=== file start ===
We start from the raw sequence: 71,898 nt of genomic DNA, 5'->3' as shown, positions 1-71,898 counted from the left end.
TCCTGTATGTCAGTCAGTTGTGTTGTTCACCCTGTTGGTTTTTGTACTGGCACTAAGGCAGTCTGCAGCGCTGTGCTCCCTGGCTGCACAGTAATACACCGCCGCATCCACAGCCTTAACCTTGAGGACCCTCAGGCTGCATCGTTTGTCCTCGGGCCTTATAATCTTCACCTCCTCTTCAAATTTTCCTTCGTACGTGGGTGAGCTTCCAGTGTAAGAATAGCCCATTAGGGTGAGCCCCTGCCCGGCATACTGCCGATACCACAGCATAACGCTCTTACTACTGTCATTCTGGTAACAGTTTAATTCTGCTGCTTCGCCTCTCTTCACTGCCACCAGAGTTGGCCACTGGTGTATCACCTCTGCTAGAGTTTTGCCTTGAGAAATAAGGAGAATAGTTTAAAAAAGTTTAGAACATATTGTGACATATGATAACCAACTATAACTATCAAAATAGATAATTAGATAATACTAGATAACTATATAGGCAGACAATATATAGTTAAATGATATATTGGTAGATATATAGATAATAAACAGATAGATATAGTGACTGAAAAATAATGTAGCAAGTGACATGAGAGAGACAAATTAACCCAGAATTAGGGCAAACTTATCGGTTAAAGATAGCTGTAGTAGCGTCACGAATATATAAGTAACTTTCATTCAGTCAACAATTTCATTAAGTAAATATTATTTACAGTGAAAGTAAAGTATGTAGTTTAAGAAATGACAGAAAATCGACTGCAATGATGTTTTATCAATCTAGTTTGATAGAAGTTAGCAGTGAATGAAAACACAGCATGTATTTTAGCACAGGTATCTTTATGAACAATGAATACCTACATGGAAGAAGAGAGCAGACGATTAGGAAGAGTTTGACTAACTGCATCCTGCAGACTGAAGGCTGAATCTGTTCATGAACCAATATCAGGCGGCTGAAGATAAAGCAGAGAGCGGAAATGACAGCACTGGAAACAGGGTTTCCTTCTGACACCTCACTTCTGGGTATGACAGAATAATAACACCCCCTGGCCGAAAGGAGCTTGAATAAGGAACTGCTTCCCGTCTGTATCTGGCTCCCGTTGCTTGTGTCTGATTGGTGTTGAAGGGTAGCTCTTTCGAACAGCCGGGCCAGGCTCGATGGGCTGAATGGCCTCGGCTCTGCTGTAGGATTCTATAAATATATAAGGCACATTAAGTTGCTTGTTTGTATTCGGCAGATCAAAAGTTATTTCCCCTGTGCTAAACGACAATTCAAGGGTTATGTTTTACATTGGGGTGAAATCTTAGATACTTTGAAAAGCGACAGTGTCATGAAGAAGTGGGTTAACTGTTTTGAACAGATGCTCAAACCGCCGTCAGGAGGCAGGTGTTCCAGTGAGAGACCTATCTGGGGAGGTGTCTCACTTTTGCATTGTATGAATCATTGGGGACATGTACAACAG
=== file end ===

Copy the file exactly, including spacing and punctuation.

We start from the raw sequence: 71,898 nt of genomic DNA, 5'->3' as shown, positions 1-71,898 counted from the left end.
TCCTGTATGTCAGTCAGTTGTGTTGTTCACCCTGTTGGTTTTTGTACTGGCACTAAGGCAGTCTGCAGCGCTGTGCTCCCTGGCTGCACAGTAATACACCGCCGCATCCACAGCCTTAACCTTGAGGACCCTCAGGCTGCATCGTTTGTCCTCGGGCCTTATAATCTTCACCTCCTCTTCAAATTTTCCTTCGTACGTGGGTGAGCTTCCAGTGTAAGAATAGCCCATTAGGGTGAGCCCCTGCCCGGCATACTGCCGATACCACAGCATAACGCTCTTACTACTGTCATTCTGGTAACAGTTTAATTCTGCTGCTTCGCCTCTCTTCACTGCCACCAGAGTTGGCCACTGGTGTATCACCTCTGCTAGAGTTTTGCCTTGAGAAATAAGGAGAATAGTTTAAAAAAGTTTAGAACATATTGTGACATATGATAACCAACTATAACTATCAAAATAGATAATTAGATAATACTAGATAACTATATAGGCAGACAATATATAGTTAAATGATATATTGGTAGATATATAGATAATAAACAGATAGATATAGTGACTGAAAAATAATGTAGCAAGTGACATGAGAGAGACAAATTAACCCAGAATTAGGGCAAACTTATCGGTTAAAGATAGCTGTAGTAGCGTCACGAATATATAAGTAACTTTCATTCAGTCAACAATTTCATTAAGTAAATATTATTTACAGTGAAAGTAAAGTATGTAGTTTAAGAAATGACAGAAAATCGACTGCAATGATGTTTTATCAATCTAGTTTGATAGAAGTTAGCAGTGAATGAAAACACAGCATGTATTTTAGCACAGGTATCTTTATGAACAATGAATACCTACATGGAAGAAGAGAGCAGACGATTAGGAAGAGTTTGACTAACTGCATCCTGCAGACTGAAGGCTGAATCTGTTCATGAACCAATATCAGGCGGCTGAAGATAAAGCAGAGAGCGGAAATGACAGCACTGGAAACAGGGTTTCCTTCTGACACCTCACTTCTGGGTATGACAGAATAATAACACCCCCTGGCCGAAAGGAGCTTGAATAAGGAACTGCTTCCCGTCTGTATCTGGCTCCCGTTGCTTGTGTCTGATTGGTGTTGAAGGGTAGCTCTTTCGAACAGCCGGGCCAGGCTCGATGGGCTGAATGGCCTCGGCTCTGCTGTAGGATTCTATAAATATATAAGGCACATTAAGTTGCTTGTTTGTATTCGGCAGATCAAAAGTTATTTCCCCTGTGCTAAACGACAATTCAAGGGTTATGTTTTACATTGGGGTGAAATCTTAGATACTTTGAAAAGCGACAGTGTCATGAAGAAGTGGGTTAACTGTTTTGAACAGATGCTCAAACCGCCGTCAGGAGGCAGGTGTTCCAGTGAGAGACCTATCTGGGGAGGTGTCTCACTTTTGCATTGTATGAATCATTGGGGACATGTACAACAG